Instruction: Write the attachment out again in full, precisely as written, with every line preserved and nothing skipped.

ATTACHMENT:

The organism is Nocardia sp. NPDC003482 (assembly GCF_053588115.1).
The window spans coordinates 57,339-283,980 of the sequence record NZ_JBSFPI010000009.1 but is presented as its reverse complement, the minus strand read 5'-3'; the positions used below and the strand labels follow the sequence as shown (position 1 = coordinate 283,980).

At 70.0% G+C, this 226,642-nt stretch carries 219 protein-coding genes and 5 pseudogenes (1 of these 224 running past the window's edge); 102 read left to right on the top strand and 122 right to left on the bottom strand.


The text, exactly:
The organism is Nocardia sp. NPDC003482 (assembly GCF_053588115.1).
The window spans coordinates 57,339-283,980 of the sequence record NZ_JBSFPI010000009.1 but is presented as its reverse complement, the minus strand read 5'-3'; the positions used below and the strand labels follow the sequence as shown (position 1 = coordinate 283,980).

At 70.0% G+C, this 226,642-nt stretch carries 219 protein-coding genes and 5 pseudogenes (1 of these 224 running past the window's edge); 102 read left to right on the top strand and 122 right to left on the bottom strand.